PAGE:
Androgenetic alopecia (in men)
Also known as male pattern baldness, male pattern hair loss
What is androgenetic alopecia?
Androgenetic alopecia is the term used to describe a common form of baldness in men that is usually inherited. The condition is slowly progressive and can affect men of any age group after puberty. Approximately 50% of men show signs of cosmetically apparent baldness by the age of 50.
What causes androgenetic alopecia?
The vast majority of affected men have a genetic predisposition to the condition that could be inherited from either or both parents. A few genes such as the androgen receptor gene have been reported to be linked to the condition.
At the scalp level, hair follicles tend to react and shrink with time under the influence of normal levels of male hormone. This does not imply any underlying hormonal abnormalities. However, men who take anabolic steroid supplements may find that this accelerates the progression of their baldness.
What does androgenetic alopecia look like?
The pattern of baldness is easily recognisable. It usually begins with recession of the hairline at the temples and front of the scalp. This slowly advances further backwards. The crown of the scalp also becomes sparser. With time, the areas of baldness join together. The whole scalp may be completely bald except for the back of the scalp (occipital scalp) which is usually protected from the balding process.
In Asian men, the pattern is sometimes less pronounced and hair loss can present in a more diffuse pattern.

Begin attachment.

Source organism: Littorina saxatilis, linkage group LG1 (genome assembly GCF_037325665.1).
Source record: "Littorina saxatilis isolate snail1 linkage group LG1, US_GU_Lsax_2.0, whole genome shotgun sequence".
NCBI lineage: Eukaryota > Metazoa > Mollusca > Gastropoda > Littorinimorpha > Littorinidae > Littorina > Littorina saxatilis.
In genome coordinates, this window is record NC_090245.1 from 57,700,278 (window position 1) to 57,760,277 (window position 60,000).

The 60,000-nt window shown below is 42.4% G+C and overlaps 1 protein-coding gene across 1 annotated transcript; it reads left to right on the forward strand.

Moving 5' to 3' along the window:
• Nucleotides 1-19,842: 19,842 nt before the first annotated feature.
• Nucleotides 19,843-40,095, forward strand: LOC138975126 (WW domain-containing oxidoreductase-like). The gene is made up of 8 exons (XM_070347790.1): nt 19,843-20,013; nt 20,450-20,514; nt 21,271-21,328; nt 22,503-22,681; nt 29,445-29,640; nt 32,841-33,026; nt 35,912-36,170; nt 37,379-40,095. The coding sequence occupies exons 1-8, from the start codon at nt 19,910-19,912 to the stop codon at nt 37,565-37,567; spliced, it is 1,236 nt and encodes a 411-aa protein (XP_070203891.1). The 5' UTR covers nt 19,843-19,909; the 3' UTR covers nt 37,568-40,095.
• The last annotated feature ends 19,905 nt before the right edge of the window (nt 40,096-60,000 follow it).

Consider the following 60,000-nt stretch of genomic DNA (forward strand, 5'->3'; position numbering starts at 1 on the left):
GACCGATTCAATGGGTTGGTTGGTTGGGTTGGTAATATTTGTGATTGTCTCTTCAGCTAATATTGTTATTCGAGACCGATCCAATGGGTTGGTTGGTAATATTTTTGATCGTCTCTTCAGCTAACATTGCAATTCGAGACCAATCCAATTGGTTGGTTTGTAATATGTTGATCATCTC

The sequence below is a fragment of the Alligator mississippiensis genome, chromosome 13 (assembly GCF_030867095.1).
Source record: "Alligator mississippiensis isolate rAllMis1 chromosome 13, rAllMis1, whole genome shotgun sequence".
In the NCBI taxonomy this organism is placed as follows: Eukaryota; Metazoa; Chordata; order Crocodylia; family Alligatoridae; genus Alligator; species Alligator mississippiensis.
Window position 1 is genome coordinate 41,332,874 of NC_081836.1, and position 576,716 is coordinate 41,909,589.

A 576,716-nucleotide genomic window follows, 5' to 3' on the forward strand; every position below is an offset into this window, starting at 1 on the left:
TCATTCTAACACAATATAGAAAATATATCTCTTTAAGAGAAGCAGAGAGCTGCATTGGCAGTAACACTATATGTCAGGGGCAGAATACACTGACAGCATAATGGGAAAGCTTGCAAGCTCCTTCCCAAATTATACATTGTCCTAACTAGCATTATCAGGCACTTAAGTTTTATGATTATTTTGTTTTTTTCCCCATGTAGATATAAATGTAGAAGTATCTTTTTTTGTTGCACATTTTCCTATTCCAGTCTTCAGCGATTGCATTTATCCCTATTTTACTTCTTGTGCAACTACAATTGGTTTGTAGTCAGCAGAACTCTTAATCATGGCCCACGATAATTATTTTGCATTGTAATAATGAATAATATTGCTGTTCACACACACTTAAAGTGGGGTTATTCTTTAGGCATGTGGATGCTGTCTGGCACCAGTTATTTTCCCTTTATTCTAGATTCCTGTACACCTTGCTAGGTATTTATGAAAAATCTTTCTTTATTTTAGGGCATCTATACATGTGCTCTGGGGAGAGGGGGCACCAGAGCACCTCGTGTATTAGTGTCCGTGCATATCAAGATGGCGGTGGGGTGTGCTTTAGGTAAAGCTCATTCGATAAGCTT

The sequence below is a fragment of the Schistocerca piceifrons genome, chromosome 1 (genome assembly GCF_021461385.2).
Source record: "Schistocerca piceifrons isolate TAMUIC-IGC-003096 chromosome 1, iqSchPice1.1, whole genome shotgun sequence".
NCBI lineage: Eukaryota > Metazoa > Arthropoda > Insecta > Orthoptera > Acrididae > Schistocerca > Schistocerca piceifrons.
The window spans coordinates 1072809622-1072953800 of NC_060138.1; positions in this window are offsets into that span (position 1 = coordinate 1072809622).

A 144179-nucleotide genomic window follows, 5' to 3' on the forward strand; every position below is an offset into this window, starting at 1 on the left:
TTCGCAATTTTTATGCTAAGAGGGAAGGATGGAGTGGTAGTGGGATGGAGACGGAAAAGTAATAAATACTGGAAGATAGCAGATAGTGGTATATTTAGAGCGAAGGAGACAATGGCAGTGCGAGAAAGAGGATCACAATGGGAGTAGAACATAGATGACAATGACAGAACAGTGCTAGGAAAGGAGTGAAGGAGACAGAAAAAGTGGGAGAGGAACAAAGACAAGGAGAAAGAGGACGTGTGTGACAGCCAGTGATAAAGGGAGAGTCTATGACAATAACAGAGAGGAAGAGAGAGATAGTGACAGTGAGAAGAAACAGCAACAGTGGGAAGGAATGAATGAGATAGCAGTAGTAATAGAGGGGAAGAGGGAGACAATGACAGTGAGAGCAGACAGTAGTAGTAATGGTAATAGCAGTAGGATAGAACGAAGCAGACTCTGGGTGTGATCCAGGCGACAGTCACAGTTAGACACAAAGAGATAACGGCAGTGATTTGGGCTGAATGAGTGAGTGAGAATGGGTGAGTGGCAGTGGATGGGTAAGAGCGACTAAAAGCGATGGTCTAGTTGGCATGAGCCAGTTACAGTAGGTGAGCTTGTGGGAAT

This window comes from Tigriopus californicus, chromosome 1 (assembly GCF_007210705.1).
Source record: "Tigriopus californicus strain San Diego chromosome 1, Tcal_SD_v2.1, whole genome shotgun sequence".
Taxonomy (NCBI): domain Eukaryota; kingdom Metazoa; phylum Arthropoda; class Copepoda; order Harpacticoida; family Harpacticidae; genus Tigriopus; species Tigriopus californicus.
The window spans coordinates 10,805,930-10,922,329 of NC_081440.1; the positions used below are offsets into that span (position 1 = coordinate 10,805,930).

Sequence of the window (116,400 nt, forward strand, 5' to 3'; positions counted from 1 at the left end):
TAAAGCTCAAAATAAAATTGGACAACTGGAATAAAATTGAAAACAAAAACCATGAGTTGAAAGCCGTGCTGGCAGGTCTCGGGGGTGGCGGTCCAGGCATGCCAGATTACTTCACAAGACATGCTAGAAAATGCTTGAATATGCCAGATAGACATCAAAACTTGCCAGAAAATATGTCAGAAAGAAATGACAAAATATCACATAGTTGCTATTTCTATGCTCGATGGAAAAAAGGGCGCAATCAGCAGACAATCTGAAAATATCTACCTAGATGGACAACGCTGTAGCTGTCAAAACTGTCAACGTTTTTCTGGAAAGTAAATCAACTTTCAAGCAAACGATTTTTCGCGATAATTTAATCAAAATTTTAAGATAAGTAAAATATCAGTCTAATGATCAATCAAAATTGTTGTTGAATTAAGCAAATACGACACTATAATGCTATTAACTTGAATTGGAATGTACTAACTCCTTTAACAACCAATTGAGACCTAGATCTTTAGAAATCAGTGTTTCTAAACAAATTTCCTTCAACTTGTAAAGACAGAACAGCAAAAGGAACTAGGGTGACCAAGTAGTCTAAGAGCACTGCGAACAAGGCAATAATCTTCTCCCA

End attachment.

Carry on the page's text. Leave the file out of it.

What other problems can occur with androgenetic alopecia?
Androgenetic alopecia is predominantly a cosmetic condition. However, it can cause significant psychological and social stress in some affected men and is the main reason for seeking treatment.
Hair functions as insulation for the scalp and helps to regulate body temperature. The lack of hair leads to more heat loss from the scalp, especially in colder months if a hat is not worn.
Hair on the scalp also serves to protect against excessive sun exposure. Men with baldness may develop solar keratoses or skin cancers on their scalp.
How is androgenetic alopecia diagnosed?
This is an easily recognisable condition and the diagnosis can be made purely on clinical grounds.
How is androgenetic alopecia treated?
It is important to have realistic expectations when seeking treatment. Results are variable and it is not possible to predict who may or may not benefit from treatment.
The main aim of treatment is to slow or halt the progression of hair loss and then try to stimulate some hair regrowth. Slowing the progress may be achieved either by the application of minoxidil lotion or by a very small oral dose of minoxidil (previously prescribed for the treatment of high blood pressure). Stimulation may be achieved by taking oral finasteride (also prescribed for the treatment of benign prostate gland enlargement).
There is currently insufficient evidence to recommend laser treatments and platelet-rich plasma injections as standard treatments. The true value of commercially available hair tonics and nutritional supplements claiming to treat the condition is also dubious.
Cosmetic camouflage techniques are often very useful. Caps and hats provide good sun protection to the scalp as well as camouflaging hair loss. Some men find that synthetic keratin hair fibres are cost effective and easy to use to camouflage the sparser scalp areas.
Hair transplant surgery is a common and effective treatment for advanced cases. It involves harvesting hairs from the back of scalp (which is usually resistant to hair loss) and implanting these into the affected area at the front and top of the scalp. The technique has evolved over the years and good long-term cosmetic results may be achieved.
What is the likely outcome of androgenetic alopecia?
Without treatment, the condition is likely to progress gradually. This form of hair loss is considered to be a normal process of advancing age. Most men come to terms with the condition eventually, without the need for treatment.
This information has been written by Dr Leona Yip
Updated 15 January 2016